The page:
FAQs about the restricted test

Confused? Worried? We've compiled some of the top questions we get about the restricted test.

Confused? Worried? We've compiled some of the top questions we get about the restricted test.

If you have a different question about the test, or a specific question about driving, try using our answer search on the restricted hub.

How long do I need to practise driving before I can take my test?

There's really only one right answer to this question: as long as it takes.

As a driver, you're the best person to decide whether you're confident about each skill you practise. If in doubt, ask your driving coach’s opinion or book a lesson with a professional driving instructor.

We recommend you aim to get around 120 hours of supervised driving practice in a range of situations and conditions before you consider taking your test. That’s a little over two hours driving per week for a year. However, some people will need more and some people less.

If you can do all the starting out, beginner, intermediate and experienced skills (except towing trailers) outlined in our Restricted Test section confidently and consistently, then that’s a good sign you’re probably ready.

Can I find out what the test route will be so I can practise it before the test?

Nope.

The NZ Transport Agency doesn’t publish or publicise test routes because the aim of the test is not to assess how well you can drive a route you already know well. The aim is to make sure you can drive safely during a range of driving manoeuvres and in various types of traffic. This way, they can make sure you're safe to drive on any New Zealand roads by yourself – not just roads you’re familiar with.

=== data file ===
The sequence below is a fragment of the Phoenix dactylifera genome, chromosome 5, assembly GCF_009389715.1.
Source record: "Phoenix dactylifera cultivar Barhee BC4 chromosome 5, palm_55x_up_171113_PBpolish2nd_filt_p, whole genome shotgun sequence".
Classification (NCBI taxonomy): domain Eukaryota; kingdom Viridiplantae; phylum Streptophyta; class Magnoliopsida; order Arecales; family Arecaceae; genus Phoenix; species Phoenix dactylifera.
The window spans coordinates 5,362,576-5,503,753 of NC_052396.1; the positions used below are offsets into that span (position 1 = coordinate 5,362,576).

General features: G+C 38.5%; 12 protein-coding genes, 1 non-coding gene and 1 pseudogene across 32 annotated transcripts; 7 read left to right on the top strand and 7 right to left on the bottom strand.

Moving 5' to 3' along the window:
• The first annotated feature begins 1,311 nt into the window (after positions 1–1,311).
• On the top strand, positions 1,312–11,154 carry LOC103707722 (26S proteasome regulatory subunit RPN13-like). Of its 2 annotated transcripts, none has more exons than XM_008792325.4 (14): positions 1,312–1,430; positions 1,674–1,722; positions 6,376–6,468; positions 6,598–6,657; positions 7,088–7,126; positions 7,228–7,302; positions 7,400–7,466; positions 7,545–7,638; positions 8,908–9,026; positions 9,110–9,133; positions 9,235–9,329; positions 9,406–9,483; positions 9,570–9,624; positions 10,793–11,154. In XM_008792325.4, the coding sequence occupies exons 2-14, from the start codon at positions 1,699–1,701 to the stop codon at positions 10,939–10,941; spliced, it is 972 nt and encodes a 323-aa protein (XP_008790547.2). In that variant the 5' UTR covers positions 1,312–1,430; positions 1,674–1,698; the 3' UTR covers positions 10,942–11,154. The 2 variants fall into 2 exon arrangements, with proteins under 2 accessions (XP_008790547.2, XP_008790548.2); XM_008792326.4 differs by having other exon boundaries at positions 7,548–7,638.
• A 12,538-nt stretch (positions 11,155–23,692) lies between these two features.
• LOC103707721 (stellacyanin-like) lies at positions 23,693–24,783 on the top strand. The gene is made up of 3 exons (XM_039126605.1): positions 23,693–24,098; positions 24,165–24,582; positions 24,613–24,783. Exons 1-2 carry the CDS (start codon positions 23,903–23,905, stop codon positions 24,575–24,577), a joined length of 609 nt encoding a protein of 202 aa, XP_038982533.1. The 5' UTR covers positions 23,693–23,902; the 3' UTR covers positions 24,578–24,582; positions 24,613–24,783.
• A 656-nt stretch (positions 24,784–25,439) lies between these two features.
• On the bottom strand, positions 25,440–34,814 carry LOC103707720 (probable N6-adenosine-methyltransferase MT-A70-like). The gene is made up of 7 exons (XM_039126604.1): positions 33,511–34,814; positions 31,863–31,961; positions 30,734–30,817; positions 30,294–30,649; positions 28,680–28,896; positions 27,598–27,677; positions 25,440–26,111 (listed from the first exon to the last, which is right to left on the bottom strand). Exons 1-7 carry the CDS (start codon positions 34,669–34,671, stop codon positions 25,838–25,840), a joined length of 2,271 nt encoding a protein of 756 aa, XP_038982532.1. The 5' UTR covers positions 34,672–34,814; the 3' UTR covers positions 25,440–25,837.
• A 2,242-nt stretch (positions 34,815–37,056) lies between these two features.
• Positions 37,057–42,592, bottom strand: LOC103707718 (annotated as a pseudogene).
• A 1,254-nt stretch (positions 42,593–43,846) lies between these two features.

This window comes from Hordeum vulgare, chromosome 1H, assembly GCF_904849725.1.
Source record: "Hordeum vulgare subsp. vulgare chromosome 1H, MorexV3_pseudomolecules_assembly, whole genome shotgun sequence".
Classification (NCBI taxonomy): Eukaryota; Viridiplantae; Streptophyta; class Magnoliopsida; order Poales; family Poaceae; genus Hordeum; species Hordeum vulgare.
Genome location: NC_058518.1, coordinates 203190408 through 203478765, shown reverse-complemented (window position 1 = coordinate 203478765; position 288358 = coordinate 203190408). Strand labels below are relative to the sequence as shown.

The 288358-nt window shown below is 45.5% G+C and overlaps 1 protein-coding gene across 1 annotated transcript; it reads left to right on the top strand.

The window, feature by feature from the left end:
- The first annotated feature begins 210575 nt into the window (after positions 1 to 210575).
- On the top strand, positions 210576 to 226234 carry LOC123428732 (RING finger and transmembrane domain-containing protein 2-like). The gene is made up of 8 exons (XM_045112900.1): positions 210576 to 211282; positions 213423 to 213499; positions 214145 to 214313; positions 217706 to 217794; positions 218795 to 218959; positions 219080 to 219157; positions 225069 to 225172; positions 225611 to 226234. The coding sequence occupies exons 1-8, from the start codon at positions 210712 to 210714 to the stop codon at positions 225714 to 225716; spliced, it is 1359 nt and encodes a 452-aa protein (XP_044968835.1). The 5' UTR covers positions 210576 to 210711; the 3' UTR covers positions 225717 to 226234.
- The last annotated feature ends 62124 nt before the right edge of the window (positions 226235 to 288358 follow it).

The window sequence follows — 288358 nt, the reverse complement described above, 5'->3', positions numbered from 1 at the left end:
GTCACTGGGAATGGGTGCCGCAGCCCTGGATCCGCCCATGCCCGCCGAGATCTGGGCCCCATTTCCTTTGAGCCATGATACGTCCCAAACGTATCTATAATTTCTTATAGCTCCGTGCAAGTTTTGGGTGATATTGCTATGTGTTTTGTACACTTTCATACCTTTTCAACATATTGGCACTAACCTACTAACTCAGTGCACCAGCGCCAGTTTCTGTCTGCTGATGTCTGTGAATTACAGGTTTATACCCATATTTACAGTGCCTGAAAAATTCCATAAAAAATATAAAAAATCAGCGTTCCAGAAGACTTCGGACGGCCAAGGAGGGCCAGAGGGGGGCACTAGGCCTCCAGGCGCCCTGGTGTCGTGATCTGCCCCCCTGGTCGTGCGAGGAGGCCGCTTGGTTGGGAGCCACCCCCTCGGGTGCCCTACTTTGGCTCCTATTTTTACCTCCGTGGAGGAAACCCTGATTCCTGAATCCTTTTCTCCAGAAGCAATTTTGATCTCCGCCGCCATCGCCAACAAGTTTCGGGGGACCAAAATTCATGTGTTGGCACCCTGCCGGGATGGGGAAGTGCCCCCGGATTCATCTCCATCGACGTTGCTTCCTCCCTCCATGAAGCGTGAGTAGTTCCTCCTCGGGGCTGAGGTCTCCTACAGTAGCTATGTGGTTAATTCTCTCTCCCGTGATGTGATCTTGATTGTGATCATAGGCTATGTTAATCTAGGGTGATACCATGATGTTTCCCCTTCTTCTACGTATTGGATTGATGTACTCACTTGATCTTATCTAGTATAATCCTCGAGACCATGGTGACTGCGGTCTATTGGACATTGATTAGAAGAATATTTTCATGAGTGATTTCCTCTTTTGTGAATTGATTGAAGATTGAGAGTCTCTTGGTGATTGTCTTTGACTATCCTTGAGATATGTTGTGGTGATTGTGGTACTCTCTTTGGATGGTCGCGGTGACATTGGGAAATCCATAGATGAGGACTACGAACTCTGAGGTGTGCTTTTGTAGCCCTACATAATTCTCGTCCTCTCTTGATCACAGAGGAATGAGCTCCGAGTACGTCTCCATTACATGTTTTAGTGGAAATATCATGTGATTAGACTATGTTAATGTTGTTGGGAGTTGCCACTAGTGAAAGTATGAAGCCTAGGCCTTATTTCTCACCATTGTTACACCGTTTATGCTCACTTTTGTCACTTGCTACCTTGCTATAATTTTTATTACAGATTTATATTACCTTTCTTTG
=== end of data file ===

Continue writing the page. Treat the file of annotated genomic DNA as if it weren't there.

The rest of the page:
Most testing locations will have several different routes that testing officers can use, so even if a friend or driving instructor helps you practise a test route that they know, it won’t necessarily be the same route that gets used for your test.

The Testing Officer will tell you exactly when and where to perform manoeuvres during the test. That means you won’t have to worry about working out where you’re going or planning the route, so you can just focus on driving as well as you can.

If you're nervous about driving on unfamiliar roads, it's a good idea to practise driving around the area where the test will start from to give you a bit more confidence.

If you have the chance, it could also be a good idea to drive at around the same time of day that your test is booked for: the traffic can get a lot busier around morning and evening rush-hours as well as around schools at home-time.

Can I have someone else in the car with me during the test?

You can have one support person in the car with you if they meet the requirements.

Children, infants and pets aren’t allowed because they might be a distraction for you or the Testing Officer.

The support person must not talk or distract you or the testing officer during the test (if they do the test will be stopped and you will need to book and pay for another test). You must agree to the support person going on the test with you and the Testing Officer will specifically check with you that you agree

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